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A conjugated diene consists of two alkene units separated by a single bond.
The ‘single’ bond connecting the two alkene units of a conjugated diene has partial double-bond character. There are two possible explanations. Firstly, the use of sp2 hybridized orbitals to form the σ bond results in a shorter bond. Secondly, the π systems of the two alkene units can overlap to give partial double-bond character.
Electrophilic addition to a diene produces a mixture of two products arising from 1,2-addition and 1,4-addition. The reaction proceeds through an allylic carbocation which is stabilized by delocalization and which accounts for the two possible products obtained.
Heating a conjugated diene with an electron-deficient alkene results in the formation of a cyclohexene ring. The mechanism is concerted and involves no intermediates.
A conjugated diene consists of two alkene units separated by a single bond (Fig. 1a). Dienes which are separated by more than one single bond are called nonconjugated dienes (Fig. 1b).
A conjugated diene does not behave like two isolated alkenes. For example, the length of the ‘single’ bond connecting the two alkene units is slightly shorter than one would expect for a typical single bond (1.48 Å vs. 1.54 Å). This demonstrates that there is a certain amount of double-bond character present in this bond. Two explanations can be used to account for this. First of all, the bond in question links twosp2 hybridized carbons rather than two sp3 hybridized carbons.
Therefore, ansp2hybridized orbital from each carbon is used for the single bond. Since thishybridized orbital has more s-character than an sp3 hybridized orbital, the bond is expected to be shorter. An alternative explanation is that the π orbitals of the two alkene systems can overlap to produce the partial double-bond character (Fig. 2).
The reactions of a conjugated diene reflect the fact that a conjugated diene should be viewed as a functional group in its own right, rather than as two separate alkenes. Electrophilic addition to a conjugated diene results in a mixture of two possible products arising from 1,2-addition and 1,4 addition (Fig. 3).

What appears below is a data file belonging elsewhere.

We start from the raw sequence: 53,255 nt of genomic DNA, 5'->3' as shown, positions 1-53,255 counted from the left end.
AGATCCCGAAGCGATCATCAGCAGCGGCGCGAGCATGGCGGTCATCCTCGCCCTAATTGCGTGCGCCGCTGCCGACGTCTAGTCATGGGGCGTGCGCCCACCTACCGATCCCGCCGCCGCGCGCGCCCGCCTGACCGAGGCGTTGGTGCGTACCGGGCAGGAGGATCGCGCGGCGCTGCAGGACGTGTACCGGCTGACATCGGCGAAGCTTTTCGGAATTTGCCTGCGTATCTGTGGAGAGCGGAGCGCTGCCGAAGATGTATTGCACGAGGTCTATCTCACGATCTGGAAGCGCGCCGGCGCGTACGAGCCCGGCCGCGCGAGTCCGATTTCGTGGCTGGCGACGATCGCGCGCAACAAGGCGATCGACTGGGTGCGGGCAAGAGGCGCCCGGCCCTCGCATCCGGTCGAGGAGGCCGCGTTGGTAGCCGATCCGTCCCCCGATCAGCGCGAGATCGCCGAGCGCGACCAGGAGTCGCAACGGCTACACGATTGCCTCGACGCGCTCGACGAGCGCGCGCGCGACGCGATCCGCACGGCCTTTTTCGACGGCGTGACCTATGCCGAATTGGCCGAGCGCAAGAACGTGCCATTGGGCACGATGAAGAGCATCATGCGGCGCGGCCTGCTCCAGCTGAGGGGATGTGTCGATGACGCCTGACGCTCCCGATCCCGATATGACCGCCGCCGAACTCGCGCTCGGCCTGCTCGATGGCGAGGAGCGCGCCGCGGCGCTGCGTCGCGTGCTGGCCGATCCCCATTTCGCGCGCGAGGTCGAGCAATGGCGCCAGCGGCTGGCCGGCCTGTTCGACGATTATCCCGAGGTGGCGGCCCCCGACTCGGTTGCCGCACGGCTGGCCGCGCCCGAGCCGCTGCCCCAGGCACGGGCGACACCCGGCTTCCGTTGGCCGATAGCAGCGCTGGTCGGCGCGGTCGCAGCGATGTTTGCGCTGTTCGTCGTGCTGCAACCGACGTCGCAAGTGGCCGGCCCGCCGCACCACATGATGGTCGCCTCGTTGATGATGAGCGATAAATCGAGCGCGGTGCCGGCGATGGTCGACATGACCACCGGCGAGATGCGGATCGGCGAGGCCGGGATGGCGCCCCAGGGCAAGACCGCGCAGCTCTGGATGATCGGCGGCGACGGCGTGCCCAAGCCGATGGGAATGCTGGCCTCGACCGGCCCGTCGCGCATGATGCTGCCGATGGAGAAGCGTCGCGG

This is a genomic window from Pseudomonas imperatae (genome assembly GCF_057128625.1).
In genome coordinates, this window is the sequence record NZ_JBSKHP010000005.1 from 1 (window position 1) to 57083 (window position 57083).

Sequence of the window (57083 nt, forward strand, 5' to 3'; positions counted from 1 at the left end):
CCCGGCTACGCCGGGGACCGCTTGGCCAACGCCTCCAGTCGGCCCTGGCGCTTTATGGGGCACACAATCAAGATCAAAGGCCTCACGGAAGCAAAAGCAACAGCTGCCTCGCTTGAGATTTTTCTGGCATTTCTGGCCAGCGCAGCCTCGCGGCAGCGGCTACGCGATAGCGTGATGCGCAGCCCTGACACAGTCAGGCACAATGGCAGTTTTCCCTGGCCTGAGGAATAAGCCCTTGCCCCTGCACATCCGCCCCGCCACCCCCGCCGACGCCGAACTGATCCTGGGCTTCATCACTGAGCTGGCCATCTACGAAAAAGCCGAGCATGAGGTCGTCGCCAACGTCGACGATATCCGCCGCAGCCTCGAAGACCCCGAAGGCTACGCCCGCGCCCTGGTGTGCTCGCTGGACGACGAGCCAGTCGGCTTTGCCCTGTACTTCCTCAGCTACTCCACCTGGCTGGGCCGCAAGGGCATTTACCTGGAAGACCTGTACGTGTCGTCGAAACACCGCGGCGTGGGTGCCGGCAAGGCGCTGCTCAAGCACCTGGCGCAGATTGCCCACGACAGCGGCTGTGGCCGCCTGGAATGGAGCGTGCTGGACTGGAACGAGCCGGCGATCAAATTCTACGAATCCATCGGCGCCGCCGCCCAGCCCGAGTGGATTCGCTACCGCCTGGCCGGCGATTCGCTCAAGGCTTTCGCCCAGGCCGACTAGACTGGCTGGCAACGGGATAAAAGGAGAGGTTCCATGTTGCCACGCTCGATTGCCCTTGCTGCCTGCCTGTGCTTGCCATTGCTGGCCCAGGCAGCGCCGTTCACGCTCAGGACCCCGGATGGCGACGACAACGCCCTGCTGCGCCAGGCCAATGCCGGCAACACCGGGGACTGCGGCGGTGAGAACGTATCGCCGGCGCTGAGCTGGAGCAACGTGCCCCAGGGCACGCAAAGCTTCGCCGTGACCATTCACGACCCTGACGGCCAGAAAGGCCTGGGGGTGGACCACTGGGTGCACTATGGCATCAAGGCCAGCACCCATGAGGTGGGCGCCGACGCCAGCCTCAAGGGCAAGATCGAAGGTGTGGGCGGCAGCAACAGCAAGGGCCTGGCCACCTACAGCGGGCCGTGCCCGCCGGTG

In 1,2-addition, new atoms have been added to each end of one of the alkene units. This is the normal electrophilic addition of an alkene with which we are familiar. In 1,4-addition, new atoms have been added to each end of the entire diene system. Furthermore, the double bond remaining has shifted position (isomerized) to the 2,3 position.
The mechanism of 1,4-addition starts off in the same way as a normal elec- trophilic addition. We shall consider the reaction of a conjugated diene with hydrogen bromide as an example (Fig. 4). One of the alkene units of the diene uses its π electrons to form a bond to the electrophilic hydrogen of HBr. The H–Br bond breaks at the same time to produce a bromide ion. The intermediate carbocation produced has a double bond next to the carbocation center and is called an allylic carbocation.
This system is now set up for resonance involving the remaining alkene and the carbocation center, resulting in delocalization of the positive charge between positions 2 and 4.
Due to this delocalization, the carbo-cation is stabilized and this in turn explains two features of this reaction. First of all, the formation of two different products is now possible since the second stage of the mechanism involves the bromide anion attacking either at position 2 or at position 4 (Fig. 5). Secondly, it explains why the alternative 1,2-addition product is not formed (Fig. 6). The intermediate carbocation required for this 1,2-addition cannot be stabilized by resonance. Therefore, the reaction proceeds through the allylic carbocation instead.
The Diels–Alder cycloaddition reaction is an important method by which six- membered rings can be synthesized. The reaction involves a conjugated diene and an alkene (Fig. 7). The alkene is referred to as a dienophile (diene-lover) and usually has an electron-withdrawing group linked to it (e.g. a carbonyl group or a nitrile). The mechanism is concerted with new bonds being formed at the same time as old bonds are being broken (Fig. 8). No intermediates are involved.
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